Wednesday, November 28, 2012

'Abbas Mirza

‘Abbas Mirza (August 26, 1789 - October 25, 1833) was the son of the Qajar shah of Persia Fath ‘Ali Shah (r. 1798-1834). He was known for his bravery and generosity. Devoted to military art, he was for many years (1799-1833) governor-general of Azerbaijan. Almost a partner to his father’s throne, ‘Abbas Mirza’s sincere efforts to create a modern army (nizam jadid) and an efficient administration did not prevent his disastrous defeats in two rounds of Russo-Persian wars (1804-1813 and 1826-1828) and the loss of the Caucasian provinces to Russian expansionism. An advocate of modernization and European reforms, his provincial seat, Tabriz, grew to become Iran’s chief trade center. After 1831, he extended his control over eastern Iran, but his devastating campaigns failed to secure Herat. He predeceased his father, but Anglo-Russian guarantees made the monarchy hereditary, and because of his mother's royal birth, the line of 'Abbas Mirza was destined to sit on the throne.  

'Abbas Mirza was born in Navaa village.  He was a Qajar crown prince of Persia. He developed a reputation as a military commander during wars with Russia and the Ottoman Empire, as an early modernizer of Persia's armed forces and institutions, and for his death before his father, Fath Ali Shah. 

'Abbas Mirza was a younger son of Fath Ali Shah, but on account of his mother's royal birth was destined by his father to succeed him. Entrusted with the government of a part of Persia, he sought to rule it in European fashion, and employed officers to reorganize his army. He was soon at war with Russia, and his aid was eagerly solicited by both England and Napoleon, anxious to checkmate one another in the East. Preferring the friendship of France, 'Abbas Mirza continued the war against Russia's General Kotlyarevsky, but his new ally could give him very little assistance. Kotlyarevsky defeated the numerically superior Persian army in the Battle of Aslanduz and in October, 1813, Persia was compelled to make a disadvantageous peace, ceding some territory in the Caucasus (present-day Georgia, Dagestan, and most of the Republic of Azerbaijan).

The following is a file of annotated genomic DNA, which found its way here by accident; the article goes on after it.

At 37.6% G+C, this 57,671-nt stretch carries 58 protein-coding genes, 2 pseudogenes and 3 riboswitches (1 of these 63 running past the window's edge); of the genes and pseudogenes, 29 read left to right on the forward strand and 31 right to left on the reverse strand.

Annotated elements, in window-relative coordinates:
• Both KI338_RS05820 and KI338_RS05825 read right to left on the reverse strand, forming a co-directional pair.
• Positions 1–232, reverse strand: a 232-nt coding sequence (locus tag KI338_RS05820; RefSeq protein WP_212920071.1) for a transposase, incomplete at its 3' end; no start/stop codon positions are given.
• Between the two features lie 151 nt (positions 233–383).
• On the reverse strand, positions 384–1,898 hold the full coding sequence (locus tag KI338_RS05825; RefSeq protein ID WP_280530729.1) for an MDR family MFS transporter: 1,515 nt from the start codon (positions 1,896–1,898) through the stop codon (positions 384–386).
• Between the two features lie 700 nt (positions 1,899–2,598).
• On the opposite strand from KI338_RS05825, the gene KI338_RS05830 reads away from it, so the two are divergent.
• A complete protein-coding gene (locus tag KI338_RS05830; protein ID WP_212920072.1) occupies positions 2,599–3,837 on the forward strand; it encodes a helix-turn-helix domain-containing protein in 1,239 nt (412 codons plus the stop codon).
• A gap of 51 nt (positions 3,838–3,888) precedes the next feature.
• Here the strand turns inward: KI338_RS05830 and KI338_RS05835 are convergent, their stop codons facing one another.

'Abbas Mirza gained some victories during the 1821 war between the Ottoman Empire and Persia, resulting in a peace treaty signed in 1823 after the Battle of Erzurum. The war was a victory for Persia. His second war with Russia, which began in 1826, ended in a string of costly defeats after which Persia was forced to cede nearly all of its Armenian territories and Nakhchivan. When the peace treaty was signed in February, 1828, 'Abbas Mirza sought to restore order in the province of Khorasan, which was nominally under Persian supremacy, and while engaged in the task died at Mashhad in 1833. In 1834, his eldest son, Mohammed Mirza, succeeded Fath Ali Shah as the next king. 

'Abbas Mirza is remembered for his valor in battle and his failed attempts to modernize the Persian army. He was not successful in part due to the lack of government centralization in Persia during the era. Additionally, it was 'Abbas Mirza who first dispatched Persian (Iranian) students to Europe for a western education.

Alternative names include:

'Abbas Mirza
Mirza, 'Abbas

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